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Tunisian elections set to empower Islamists. How moderate will they be?

Tunisian elections: Islamist party Nahda is set to do well in today's historic election in Tunisia, which will be a litmus test for the Arab Spring.

Tunisian elections: A voter casts his ballot at a polling station during in Tunis, Sunday. The Islamist party Nahda is set to do well in the historic Tunisian elections.

Zohra Bensemra/Reuters

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Two opposing forces have claimed to speak for the Tunisian people in the run-up to the country’s first free elections for a constituent assembly today.

Last week, thousands of angry salafists -- radical Muslims -- marched through the streets of the capital, Tunis, with many in the crowd shouting: "The people want an Islamic state."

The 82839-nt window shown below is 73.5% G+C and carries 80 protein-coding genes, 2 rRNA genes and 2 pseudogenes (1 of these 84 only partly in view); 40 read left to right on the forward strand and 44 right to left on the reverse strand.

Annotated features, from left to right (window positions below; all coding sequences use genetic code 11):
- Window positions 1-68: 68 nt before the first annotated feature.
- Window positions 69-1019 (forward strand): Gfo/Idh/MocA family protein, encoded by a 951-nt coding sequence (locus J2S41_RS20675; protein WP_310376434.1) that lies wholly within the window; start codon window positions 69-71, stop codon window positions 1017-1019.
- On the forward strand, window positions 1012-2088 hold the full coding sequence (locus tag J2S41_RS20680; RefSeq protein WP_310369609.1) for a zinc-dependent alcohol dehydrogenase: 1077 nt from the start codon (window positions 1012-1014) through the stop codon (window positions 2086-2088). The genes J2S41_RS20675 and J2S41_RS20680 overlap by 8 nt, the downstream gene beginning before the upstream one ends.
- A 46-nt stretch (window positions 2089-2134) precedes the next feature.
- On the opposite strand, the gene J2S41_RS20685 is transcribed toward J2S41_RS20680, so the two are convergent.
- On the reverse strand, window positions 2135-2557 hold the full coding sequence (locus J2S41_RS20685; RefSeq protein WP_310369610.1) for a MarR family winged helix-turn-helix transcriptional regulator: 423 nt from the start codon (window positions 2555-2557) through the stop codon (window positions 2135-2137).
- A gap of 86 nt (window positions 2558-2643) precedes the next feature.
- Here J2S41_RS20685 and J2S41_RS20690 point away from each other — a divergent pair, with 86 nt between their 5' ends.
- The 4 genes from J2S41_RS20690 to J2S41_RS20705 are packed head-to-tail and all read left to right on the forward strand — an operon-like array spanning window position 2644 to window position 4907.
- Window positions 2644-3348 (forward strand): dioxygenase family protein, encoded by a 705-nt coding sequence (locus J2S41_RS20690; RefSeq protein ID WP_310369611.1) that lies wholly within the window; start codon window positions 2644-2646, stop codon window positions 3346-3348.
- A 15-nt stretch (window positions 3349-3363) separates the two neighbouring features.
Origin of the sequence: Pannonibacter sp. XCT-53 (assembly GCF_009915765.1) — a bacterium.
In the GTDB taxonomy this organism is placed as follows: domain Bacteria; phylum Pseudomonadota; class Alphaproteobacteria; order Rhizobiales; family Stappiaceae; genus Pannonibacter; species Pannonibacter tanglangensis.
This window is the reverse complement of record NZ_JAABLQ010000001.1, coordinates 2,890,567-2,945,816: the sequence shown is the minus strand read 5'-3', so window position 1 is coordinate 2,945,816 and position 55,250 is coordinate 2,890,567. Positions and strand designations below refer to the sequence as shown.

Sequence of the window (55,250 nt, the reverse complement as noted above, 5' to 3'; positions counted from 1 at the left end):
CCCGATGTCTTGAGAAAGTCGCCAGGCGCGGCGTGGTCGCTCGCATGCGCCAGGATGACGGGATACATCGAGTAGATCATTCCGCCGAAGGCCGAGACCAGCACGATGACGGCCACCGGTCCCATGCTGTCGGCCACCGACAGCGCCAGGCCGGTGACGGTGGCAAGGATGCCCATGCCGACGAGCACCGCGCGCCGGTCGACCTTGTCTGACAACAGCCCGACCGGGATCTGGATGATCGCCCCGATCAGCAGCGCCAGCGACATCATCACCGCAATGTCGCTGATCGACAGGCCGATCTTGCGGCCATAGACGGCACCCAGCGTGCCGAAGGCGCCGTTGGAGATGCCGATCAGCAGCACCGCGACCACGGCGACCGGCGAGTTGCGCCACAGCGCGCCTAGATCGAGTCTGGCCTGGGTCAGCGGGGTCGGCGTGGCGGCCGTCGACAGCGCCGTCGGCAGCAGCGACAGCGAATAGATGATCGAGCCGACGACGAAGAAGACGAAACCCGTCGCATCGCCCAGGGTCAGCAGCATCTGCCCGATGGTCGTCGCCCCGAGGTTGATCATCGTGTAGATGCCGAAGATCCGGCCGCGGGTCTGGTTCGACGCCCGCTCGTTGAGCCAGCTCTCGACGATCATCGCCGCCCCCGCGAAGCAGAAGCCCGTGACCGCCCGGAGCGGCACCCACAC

A few days later, a smaller, better-dressed crowd of perhaps 2,000 people walked down Mohamed V boulevard in Tunis shouting: "The people want a civic state."

Both slogans were a play of words on "the people want the fall of the regime," which became the slogan of the Tunisian revolution and then a rallying cry for protesters across the Arab world.

Tunisia’s elections, more than nine months after the country toppled its dictator of 23 years, Zine El Abedine Ben Ali, are a litmus test for the Arab Spring.

Tunisia was the first Arab country to topple its dictator, and it is now also the first to put democracy into practice.

“Tunisia is holding what looks so far like the first free democratic elections in the Arab world, not counting Iraq where elections were held only after a US invasion,” says Issandr Al-Amrani, a Moroccan-American political analyst who runs the well-respected website The Arabist from Cairo and is in Tunis for today's vote.

“But Tunisia is on the periphery of the Arab world, so it remains to be seen what effect free elections here will have on other Arab countries like Egypt”, he adds.


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